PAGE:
Nancy Gertner: New Media Judge
U.S. District Judge Nancy Gertner gets new media. She was the first judge in Massachusetts to blog, she has appeared as a guest on at least one podcast that I happen to know of, and this week she entered a history-making order allowing a hearing before her next week to be broadcast over the Web.
Her order came in a music-industry case against a Boston University graduate student alleging illegal file sharing. The student, Joel Tenenbaum, is being defended by Charles Nesson, who filed the motion asking Gertner to permit the webcast. Nesson is a professor at Harvard Law School and a founder of Harvard's Berkman Center for Internet & Society. Gertner's order applies only to next week's hearing, where she will take up various motions. It will allow the Courtroom View Network (which is a business partner of Law.com, the host of this blog) to "narrowcast" the hearing to the Berkman Center's Web site, where the public will be able to view it.
The case is a natural for a webcast, Gertner's order suggests:
"Public" today has a new resonance, especially in this case. The claims and issues at stake involve the internet, file-sharing practices, and digital copyright protections. The Defendants are primarily members of a generation that has grown up with the internet, who get their news from it, rather than from the traditional forms of public communication, such as newspapers or television. Indeed, these cases have generated widespread public attention, much of it on the internet. Under the circumstances, the particular relief requested -- "narrowcasting" this proceeding to a public website -- is uniquely appropriate.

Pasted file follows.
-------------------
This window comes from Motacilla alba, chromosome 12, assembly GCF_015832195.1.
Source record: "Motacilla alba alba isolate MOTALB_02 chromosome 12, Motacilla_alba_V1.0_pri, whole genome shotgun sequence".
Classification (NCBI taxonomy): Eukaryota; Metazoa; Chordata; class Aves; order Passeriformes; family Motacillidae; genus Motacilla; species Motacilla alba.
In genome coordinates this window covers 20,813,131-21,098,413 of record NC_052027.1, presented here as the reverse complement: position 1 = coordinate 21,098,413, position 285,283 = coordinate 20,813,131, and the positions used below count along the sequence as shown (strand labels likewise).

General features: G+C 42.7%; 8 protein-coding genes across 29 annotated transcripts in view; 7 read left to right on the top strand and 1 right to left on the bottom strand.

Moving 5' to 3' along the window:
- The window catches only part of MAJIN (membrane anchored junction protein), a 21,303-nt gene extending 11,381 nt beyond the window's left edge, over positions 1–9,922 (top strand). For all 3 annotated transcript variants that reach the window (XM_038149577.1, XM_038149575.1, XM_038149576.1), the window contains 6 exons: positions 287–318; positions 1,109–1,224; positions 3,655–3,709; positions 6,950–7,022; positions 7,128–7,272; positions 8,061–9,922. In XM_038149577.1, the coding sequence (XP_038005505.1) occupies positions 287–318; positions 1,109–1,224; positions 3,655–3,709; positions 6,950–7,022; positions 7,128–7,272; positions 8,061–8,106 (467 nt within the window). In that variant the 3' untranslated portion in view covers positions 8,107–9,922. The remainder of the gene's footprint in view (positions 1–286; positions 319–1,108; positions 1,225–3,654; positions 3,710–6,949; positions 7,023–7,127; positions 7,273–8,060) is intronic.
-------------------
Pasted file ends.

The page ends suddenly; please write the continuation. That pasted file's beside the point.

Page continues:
The music industry objected to the webcast, something Gertner described in her order as "curious," given the industry's purported interest in bringing these lawsuits in order to deter file sharing among the broader public. "Their strategy effectively relies on the publicity resulting from this litigation," she notes."
More coverage of her ruling is available from The Boston Globe and the Citizen Media Law Project, which is an affiliate of the Berkman Center. If the case goes on to trial, Gertner will consider then whether to allow the webcasts to continue.
Posted by Robert J. Ambrogi on January 16, 2009 at 12:10 PM | Permalink
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